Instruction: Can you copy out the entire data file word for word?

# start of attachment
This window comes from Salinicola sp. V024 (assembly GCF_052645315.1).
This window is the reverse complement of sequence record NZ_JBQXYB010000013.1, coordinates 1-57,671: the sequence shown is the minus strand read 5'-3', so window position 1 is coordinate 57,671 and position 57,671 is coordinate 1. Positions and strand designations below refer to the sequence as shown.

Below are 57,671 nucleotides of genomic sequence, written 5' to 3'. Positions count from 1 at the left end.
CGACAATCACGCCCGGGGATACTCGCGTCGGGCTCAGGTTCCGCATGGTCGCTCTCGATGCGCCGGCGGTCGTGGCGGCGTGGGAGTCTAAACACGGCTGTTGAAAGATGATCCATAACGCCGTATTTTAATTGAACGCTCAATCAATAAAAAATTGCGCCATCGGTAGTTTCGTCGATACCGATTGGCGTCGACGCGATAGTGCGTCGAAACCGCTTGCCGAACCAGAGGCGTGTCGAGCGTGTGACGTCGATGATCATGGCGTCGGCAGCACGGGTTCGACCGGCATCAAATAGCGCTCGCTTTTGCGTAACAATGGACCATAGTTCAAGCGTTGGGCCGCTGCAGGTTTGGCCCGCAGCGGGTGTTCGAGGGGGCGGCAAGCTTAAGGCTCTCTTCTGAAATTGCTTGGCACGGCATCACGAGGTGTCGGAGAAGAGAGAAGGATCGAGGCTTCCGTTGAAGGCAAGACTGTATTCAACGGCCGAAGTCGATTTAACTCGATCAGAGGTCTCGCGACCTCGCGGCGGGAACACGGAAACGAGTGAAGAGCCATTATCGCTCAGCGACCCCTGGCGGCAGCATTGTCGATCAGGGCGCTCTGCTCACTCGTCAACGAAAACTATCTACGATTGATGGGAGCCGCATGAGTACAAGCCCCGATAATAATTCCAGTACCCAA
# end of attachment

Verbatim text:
This window comes from Salinicola sp. V024 (assembly GCF_052645315.1).
This window is the reverse complement of sequence record NZ_JBQXYB010000013.1, coordinates 1-57,671: the sequence shown is the minus strand read 5'-3', so window position 1 is coordinate 57,671 and position 57,671 is coordinate 1. Positions and strand designations below refer to the sequence as shown.

Below are 57,671 nucleotides of genomic sequence, written 5' to 3'. Positions count from 1 at the left end.
CGACAATCACGCCCGGGGATACTCGCGTCGGGCTCAGGTTCCGCATGGTCGCTCTCGATGCGCCGGCGGTCGTGGCGGCGTGGGAGTCTAAACACGGCTGTTGAAAGATGATCCATAACGCCGTATTTTAATTGAACGCTCAATCAATAAAAAATTGCGCCATCGGTAGTTTCGTCGATACCGATTGGCGTCGACGCGATAGTGCGTCGAAACCGCTTGCCGAACCAGAGGCGTGTCGAGCGTGTGACGTCGATGATCATGGCGTCGGCAGCACGGGTTCGACCGGCATCAAATAGCGCTCGCTTTTGCGTAACAATGGACCATAGTTCAAGCGTTGGGCCGCTGCAGGTTTGGCCCGCAGCGGGTGTTCGAGGGGGCGGCAAGCTTAAGGCTCTCTTCTGAAATTGCTTGGCACGGCATCACGAGGTGTCGGAGAAGAGAGAAGGATCGAGGCTTCCGTTGAAGGCAAGACTGTATTCAACGGCCGAAGTCGATTTAACTCGATCAGAGGTCTCGCGACCTCGCGGCGGGAACACGGAAACGAGTGAAGAGCCATTATCGCTCAGCGACCCCTGGCGGCAGCATTGTCGATCAGGGCGCTCTGCTCACTCGTCAACGAAAACTATCTACGATTGATGGGAGCCGCATGAGTACAAGCCCCGATAATAATTCCAGTACCCAA